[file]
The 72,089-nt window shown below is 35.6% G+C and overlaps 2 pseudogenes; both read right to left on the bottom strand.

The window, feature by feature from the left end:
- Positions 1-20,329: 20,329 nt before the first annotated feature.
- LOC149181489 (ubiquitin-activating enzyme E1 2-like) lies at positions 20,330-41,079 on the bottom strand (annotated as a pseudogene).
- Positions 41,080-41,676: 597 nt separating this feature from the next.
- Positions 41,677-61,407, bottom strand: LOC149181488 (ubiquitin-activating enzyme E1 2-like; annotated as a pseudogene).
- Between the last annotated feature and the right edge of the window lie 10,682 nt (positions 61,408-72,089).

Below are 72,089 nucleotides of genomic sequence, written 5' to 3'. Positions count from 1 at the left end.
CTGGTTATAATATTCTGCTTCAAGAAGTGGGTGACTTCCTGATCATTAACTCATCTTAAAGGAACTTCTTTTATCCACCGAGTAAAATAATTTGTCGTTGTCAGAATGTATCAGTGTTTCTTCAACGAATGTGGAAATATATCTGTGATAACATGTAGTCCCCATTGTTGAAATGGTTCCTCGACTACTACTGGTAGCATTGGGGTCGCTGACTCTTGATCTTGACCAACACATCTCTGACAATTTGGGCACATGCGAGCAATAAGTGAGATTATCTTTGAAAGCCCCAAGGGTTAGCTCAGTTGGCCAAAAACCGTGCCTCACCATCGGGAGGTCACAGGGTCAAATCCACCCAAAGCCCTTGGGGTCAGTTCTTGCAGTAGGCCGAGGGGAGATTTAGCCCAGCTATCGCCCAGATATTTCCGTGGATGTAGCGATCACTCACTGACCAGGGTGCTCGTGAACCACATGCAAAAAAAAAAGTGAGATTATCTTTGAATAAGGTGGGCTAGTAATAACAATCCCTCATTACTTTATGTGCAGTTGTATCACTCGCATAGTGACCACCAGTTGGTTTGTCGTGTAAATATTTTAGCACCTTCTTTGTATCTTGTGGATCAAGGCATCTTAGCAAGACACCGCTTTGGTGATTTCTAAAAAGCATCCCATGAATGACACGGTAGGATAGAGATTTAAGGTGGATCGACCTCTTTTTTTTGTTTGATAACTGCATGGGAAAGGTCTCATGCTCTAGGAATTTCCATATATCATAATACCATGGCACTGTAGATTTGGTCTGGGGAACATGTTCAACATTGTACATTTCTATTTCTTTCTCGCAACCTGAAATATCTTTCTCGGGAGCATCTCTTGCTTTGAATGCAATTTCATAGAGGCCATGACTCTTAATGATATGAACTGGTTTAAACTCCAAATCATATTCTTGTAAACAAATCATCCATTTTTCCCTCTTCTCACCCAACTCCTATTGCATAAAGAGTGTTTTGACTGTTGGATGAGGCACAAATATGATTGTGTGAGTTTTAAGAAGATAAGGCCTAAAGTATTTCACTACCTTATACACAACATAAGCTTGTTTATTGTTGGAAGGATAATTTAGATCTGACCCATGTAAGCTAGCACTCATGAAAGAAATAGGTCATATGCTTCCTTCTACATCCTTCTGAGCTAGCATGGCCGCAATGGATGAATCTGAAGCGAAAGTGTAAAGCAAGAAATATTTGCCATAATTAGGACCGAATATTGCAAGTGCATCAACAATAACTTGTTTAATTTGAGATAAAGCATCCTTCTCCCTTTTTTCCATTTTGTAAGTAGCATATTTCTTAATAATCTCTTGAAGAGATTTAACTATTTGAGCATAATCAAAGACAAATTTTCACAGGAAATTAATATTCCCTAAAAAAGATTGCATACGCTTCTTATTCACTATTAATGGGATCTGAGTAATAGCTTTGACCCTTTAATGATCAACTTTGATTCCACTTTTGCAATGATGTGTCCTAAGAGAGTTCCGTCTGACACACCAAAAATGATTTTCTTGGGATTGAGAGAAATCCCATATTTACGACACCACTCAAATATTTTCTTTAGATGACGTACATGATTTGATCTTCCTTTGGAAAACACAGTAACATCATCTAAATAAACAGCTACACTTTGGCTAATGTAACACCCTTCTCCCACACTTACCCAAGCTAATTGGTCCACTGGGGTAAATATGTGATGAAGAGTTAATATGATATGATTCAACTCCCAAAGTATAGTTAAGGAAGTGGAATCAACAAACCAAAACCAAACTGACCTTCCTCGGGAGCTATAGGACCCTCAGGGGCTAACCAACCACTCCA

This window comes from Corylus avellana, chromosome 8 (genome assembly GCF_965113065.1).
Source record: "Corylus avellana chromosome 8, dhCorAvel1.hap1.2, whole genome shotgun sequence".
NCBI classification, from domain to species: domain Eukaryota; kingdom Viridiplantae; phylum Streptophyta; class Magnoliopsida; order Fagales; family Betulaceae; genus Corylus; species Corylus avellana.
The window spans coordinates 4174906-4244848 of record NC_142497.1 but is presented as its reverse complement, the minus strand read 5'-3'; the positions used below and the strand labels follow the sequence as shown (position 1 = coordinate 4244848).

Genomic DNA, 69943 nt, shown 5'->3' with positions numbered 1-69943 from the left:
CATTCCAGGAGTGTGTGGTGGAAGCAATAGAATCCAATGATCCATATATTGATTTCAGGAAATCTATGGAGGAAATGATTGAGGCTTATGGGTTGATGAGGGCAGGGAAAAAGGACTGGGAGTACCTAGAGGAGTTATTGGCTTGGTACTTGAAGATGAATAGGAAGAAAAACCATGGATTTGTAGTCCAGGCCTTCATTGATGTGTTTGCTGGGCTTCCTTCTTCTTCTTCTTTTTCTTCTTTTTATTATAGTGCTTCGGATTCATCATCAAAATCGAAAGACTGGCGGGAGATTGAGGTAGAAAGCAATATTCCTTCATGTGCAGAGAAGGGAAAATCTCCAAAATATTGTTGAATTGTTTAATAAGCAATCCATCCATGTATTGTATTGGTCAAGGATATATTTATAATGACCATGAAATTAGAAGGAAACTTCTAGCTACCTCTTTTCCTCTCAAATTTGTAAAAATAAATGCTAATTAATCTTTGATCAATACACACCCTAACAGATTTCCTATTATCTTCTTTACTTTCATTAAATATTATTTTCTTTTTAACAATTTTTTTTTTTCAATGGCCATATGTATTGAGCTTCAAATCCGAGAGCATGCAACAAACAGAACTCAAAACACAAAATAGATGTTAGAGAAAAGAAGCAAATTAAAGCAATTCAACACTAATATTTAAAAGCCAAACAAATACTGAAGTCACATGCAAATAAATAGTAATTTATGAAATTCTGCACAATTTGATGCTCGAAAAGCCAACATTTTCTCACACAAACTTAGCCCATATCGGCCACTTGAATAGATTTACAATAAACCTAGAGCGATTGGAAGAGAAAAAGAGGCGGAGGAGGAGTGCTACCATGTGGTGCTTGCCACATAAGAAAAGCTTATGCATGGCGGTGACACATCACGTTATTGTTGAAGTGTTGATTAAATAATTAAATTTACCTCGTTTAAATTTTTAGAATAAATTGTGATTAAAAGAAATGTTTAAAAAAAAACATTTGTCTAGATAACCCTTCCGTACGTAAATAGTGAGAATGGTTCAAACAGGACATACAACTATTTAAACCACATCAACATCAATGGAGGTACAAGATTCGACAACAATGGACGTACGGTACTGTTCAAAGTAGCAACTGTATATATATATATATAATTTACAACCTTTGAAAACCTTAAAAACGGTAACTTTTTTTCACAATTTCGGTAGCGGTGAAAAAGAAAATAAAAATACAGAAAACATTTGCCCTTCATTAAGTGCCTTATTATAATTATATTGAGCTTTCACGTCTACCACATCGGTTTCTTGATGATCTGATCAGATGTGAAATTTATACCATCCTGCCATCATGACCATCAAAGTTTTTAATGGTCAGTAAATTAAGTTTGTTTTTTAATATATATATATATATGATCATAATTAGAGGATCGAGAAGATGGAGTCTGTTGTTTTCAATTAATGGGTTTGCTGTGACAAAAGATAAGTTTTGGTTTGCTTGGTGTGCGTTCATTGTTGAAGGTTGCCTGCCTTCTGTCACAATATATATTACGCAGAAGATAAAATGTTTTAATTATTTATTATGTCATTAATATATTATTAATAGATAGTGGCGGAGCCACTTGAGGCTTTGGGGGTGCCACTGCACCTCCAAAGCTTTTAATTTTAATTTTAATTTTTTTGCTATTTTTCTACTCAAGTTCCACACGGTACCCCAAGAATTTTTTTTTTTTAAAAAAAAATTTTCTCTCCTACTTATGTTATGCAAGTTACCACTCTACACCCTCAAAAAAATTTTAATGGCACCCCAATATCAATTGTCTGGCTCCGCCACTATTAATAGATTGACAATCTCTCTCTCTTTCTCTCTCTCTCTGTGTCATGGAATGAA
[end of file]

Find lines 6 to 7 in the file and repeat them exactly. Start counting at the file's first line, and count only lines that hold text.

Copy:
- Positions 41,677-61,407, bottom strand: LOC149181488 (ubiquitin-activating enzyme E1 2-like; annotated as a pseudogene).
- Between the last annotated feature and the right edge of the window lie 10,682 nt (positions 61,408-72,089).